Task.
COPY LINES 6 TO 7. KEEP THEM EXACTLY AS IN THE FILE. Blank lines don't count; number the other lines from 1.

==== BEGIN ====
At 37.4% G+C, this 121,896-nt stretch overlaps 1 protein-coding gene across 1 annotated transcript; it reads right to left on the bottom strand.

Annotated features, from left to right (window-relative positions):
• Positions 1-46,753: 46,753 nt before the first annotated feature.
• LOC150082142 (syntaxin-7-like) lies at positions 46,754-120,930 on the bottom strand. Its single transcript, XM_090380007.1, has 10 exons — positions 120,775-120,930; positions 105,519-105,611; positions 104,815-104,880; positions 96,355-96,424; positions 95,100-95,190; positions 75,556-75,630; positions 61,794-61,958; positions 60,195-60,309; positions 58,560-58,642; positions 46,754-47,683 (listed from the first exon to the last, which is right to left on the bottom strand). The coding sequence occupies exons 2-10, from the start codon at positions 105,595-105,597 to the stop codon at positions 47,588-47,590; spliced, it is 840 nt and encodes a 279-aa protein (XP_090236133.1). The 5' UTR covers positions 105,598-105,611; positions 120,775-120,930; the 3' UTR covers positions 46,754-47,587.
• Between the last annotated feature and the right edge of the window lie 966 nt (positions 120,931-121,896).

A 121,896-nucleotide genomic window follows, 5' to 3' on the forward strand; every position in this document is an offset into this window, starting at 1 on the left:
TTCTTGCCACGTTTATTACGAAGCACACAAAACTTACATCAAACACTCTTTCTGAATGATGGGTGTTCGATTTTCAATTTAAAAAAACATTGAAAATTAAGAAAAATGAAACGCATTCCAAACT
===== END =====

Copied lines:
A 121,896-nucleotide genomic window follows, 5' to 3' on the forward strand; every position in this document is an offset into this window, starting at 1 on the left:
TTCTTGCCACGTTTATTACGAAGCACACAAAACTTACATCAAACACTCTTTCTGAATGATGGGTGTTCGATTTTCAATTTAAAAAAACATTGAAAATTAAGAAAAATGAAACGCATTCCAAACT